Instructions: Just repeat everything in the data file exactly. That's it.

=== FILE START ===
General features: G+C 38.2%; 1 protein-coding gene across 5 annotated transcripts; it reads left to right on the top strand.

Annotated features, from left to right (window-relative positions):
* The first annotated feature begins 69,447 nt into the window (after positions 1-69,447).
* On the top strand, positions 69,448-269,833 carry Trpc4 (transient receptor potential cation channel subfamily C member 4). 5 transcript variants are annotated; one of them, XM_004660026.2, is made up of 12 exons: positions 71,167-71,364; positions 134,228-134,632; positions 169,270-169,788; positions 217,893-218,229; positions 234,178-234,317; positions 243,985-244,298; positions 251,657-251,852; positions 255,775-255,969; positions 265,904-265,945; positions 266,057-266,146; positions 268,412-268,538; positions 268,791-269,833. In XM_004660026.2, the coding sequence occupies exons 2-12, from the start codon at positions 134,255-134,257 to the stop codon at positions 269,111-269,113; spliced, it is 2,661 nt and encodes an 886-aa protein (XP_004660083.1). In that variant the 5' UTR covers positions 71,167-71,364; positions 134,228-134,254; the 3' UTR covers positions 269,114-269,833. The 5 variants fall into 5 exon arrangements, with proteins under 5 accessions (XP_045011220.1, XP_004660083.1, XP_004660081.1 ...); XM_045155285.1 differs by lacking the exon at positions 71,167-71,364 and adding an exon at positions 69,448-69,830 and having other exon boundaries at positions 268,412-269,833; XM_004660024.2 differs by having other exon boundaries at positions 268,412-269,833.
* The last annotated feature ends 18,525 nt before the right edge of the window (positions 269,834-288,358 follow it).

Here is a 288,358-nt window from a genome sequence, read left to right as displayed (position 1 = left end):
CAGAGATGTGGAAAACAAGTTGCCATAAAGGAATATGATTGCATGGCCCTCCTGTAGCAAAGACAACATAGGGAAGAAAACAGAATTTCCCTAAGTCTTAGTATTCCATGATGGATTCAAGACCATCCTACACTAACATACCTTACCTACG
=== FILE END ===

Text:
General features: G+C 38.2%; 1 protein-coding gene across 5 annotated transcripts; it reads left to right on the top strand.

Annotated features, from left to right (window-relative positions):
* The first annotated feature begins 69,447 nt into the window (after positions 1-69,447).
* On the top strand, positions 69,448-269,833 carry Trpc4 (transient receptor potential cation channel subfamily C member 4). 5 transcript variants are annotated; one of them, XM_004660026.2, is made up of 12 exons: positions 71,167-71,364; positions 134,228-134,632; positions 169,270-169,788; positions 217,893-218,229; positions 234,178-234,317; positions 243,985-244,298; positions 251,657-251,852; positions 255,775-255,969; positions 265,904-265,945; positions 266,057-266,146; positions 268,412-268,538; positions 268,791-269,833. In XM_004660026.2, the coding sequence occupies exons 2-12, from the start codon at positions 134,255-134,257 to the stop codon at positions 269,111-269,113; spliced, it is 2,661 nt and encodes an 886-aa protein (XP_004660083.1). In that variant the 5' UTR covers positions 71,167-71,364; positions 134,228-134,254; the 3' UTR covers positions 269,114-269,833. The 5 variants fall into 5 exon arrangements, with proteins under 5 accessions (XP_045011220.1, XP_004660083.1, XP_004660081.1 ...); XM_045155285.1 differs by lacking the exon at positions 71,167-71,364 and adding an exon at positions 69,448-69,830 and having other exon boundaries at positions 268,412-269,833; XM_004660024.2 differs by having other exon boundaries at positions 268,412-269,833.
* The last annotated feature ends 18,525 nt before the right edge of the window (positions 269,834-288,358 follow it).

Here is a 288,358-nt window from a genome sequence, read left to right as displayed (position 1 = left end):
CAGAGATGTGGAAAACAAGTTGCCATAAAGGAATATGATTGCATGGCCCTCCTGTAGCAAAGACAACATAGGGAAGAAAACAGAATTTCCCTAAGTCTTAGTATTCCATGATGGATTCAAGACCATCCTACACTAACATACCTTACCTACG